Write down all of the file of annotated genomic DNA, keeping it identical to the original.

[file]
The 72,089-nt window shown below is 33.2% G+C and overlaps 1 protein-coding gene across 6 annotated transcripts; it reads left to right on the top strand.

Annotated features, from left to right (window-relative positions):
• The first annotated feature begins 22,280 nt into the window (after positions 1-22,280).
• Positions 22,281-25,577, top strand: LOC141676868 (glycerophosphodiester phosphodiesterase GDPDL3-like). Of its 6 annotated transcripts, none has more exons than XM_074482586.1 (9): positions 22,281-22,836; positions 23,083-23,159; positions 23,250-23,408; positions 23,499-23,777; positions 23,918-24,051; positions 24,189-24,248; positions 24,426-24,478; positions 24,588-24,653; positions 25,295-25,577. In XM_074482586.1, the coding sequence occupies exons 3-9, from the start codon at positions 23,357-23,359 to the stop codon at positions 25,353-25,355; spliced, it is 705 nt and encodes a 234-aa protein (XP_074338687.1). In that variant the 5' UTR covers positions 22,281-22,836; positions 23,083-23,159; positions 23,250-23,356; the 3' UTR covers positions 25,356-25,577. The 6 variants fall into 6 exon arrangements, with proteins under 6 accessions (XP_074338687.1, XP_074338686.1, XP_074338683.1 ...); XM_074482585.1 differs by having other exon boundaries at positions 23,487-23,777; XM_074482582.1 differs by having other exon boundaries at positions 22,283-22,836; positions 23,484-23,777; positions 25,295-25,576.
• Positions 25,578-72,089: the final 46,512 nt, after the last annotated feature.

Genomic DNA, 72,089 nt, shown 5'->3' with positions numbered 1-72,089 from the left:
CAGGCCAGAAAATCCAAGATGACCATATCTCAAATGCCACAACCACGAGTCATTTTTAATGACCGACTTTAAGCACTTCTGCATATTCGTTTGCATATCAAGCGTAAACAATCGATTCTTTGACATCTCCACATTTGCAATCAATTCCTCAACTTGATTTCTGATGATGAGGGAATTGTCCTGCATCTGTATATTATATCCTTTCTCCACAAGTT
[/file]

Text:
The 72,089-nt window shown below is 33.2% G+C and overlaps 1 protein-coding gene across 6 annotated transcripts; it reads left to right on the top strand.

Annotated features, from left to right (window-relative positions):
• The first annotated feature begins 22,280 nt into the window (after positions 1-22,280).
• Positions 22,281-25,577, top strand: LOC141676868 (glycerophosphodiester phosphodiesterase GDPDL3-like). Of its 6 annotated transcripts, none has more exons than XM_074482586.1 (9): positions 22,281-22,836; positions 23,083-23,159; positions 23,250-23,408; positions 23,499-23,777; positions 23,918-24,051; positions 24,189-24,248; positions 24,426-24,478; positions 24,588-24,653; positions 25,295-25,577. In XM_074482586.1, the coding sequence occupies exons 3-9, from the start codon at positions 23,357-23,359 to the stop codon at positions 25,353-25,355; spliced, it is 705 nt and encodes a 234-aa protein (XP_074338687.1). In that variant the 5' UTR covers positions 22,281-22,836; positions 23,083-23,159; positions 23,250-23,356; the 3' UTR covers positions 25,356-25,577. The 6 variants fall into 6 exon arrangements, with proteins under 6 accessions (XP_074338687.1, XP_074338686.1, XP_074338683.1 ...); XM_074482585.1 differs by having other exon boundaries at positions 23,487-23,777; XM_074482582.1 differs by having other exon boundaries at positions 22,283-22,836; positions 23,484-23,777; positions 25,295-25,576.
• Positions 25,578-72,089: the final 46,512 nt, after the last annotated feature.

Genomic DNA, 72,089 nt, shown 5'->3' with positions numbered 1-72,089 from the left:
CAGGCCAGAAAATCCAAGATGACCATATCTCAAATGCCACAACCACGAGTCATTTTTAATGACCGACTTTAAGCACTTCTGCATATTCGTTTGCATATCAAGCGTAAACAATCGATTCTTTGACATCTCCACATTTGCAATCAATTCCTCAACTTGATTTCTGATGATGAGGGAATTGTCCTGCATCTGTATATTATATCCTTTCTCCACAAGTT